I remember J.D. Salinger said every wrtiter should develop their craft slowly, naturally. That's another argument against workshops where they rush you to write and then criticize everything you do.

"If you see little slices of life with big messages, write the short stories. If you see a 500 page manuscript in the bug who crossed the sidewalk as an analogy for a life well lived, write the novel."

That example sounds more like a little slice of life with a big message. Novels are more compliated than that. If you think of it from the perspective of an engineer, it's one enormous ginormous contraption. You have to worry about form and function for a novel to work, and one little bug isn't going to change anything.

Has anybody read Balzac? You see how the relationships fit together? Each character is a machine that needs to be complimentary to the surrounding characters. Then they rub up against eachother, as it were, and static occurs. They blast off in opposite directions, bumping into other characters, and then bumping into eachother again. I don't know about anybody else, but that's how I think of it.

superwench83 said...

Hmm. An interesting debate. I'm going to agree with the Rejecter on this one, but at the same time, I firmly believe that writing short stories can sometimes help with a person's ability to write a novel. Yes, they are two very different processes as far as plot-building goes, but for writing prose and polishing and all that sort of thing, I for one have learned so much from writing short stories.

I originally got into writing shorts in the hopes of earning some publishing credits for my novel query. Now, that's only one small reason why I write short stories. For me, it's a nice change of pace to work on something small every once in a while. I love writing novels, but when my plot is in a shambles and my brain hurts from trying to put things back together, working on a short story gives me a break from my novel while still forcing me to write. Also, since short stories are, well, so short, it makes me a lot more aware of economy in word choice; in a short, every word has to count, so you learn to write tight.

So while I agree that if you aren't interesting in writing short stories, you would be better off to work on your novel, I still think it can be beneficial to write short stories as a writing exercise every now and then. Whether or not you actually try to publish them isn't really the issue, in my mind.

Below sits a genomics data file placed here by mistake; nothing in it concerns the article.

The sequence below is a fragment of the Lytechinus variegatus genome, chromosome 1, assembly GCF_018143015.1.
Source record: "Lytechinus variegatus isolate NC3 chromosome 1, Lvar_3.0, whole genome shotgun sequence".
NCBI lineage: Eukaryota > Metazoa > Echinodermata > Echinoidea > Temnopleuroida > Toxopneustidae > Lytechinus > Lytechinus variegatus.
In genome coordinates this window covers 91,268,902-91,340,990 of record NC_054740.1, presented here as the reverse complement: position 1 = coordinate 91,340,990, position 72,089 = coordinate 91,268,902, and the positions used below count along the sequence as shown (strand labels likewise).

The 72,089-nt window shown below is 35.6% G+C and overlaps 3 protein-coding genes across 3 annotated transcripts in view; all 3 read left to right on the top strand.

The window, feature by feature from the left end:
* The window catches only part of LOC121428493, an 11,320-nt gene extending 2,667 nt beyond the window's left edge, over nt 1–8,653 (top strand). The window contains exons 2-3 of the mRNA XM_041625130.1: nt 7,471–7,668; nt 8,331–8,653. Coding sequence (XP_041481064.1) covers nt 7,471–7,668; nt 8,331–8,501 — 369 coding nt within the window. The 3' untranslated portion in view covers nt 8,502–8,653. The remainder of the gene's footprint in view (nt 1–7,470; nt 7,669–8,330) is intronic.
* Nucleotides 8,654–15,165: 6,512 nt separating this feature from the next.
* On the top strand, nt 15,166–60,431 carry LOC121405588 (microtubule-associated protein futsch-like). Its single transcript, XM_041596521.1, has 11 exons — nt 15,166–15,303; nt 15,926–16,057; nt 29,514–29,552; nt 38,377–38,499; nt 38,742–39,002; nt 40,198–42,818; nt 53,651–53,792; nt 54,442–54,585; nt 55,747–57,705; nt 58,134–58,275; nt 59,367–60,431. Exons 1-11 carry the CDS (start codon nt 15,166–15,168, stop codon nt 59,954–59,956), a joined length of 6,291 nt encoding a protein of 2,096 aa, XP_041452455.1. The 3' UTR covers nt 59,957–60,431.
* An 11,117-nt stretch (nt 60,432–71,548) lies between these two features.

Anonymous said...

Hi, I'm Anon 5:42 --

For Jason 6, X, and Anon 10:19 --
I appreciate everyone's heartfelt replies but must admit I'm still perplexed by all the "you should spend years of your life writing short stories even though you really want to become a novelist" banter because to me it seems like nonsense.

For the record, I did spend 2 years working on a novel that is now published, in hardback, from a good house. I don't consider that to be a "rush" to get published, nor do I consider wanting to be published a flaw. I consider that to be nose to the grindstone, I'm not doing this for entertainment, my goal is to be published common sense.

And yes, every writer should develop their craft. Do whatever you want to develop your craft, because after all it is your life. But to tell people that getting short stories published will somehow open all sorts of doors to you and your eventual novel getting published -- no, sorry, but that is absolutely a misrepresentation of how publishing works.

One has NOTHING to do with the other. An agent/editor is NOT going to turn cartwheels for you because you had a short story published.

A short story is not a novel!

I admit my picture book analogy was a bad one, but certainly you can take away my intent, which is that short stories and novels do not adhere to the same sort of standards concerning marketablility, or readership demographic. In other words, successfully sold short stories have no bearing on BOOK DEALS.

Anonymous said...

And how is your second book coming along, Anonymous? I ask this because in this day and age taking that much time between books is a risk. You take two or so years to write the book, it takes up to two years to get published, and that's as much as four/five years between books. How can you build an audience on that? Especially if your goal is to do this for a living.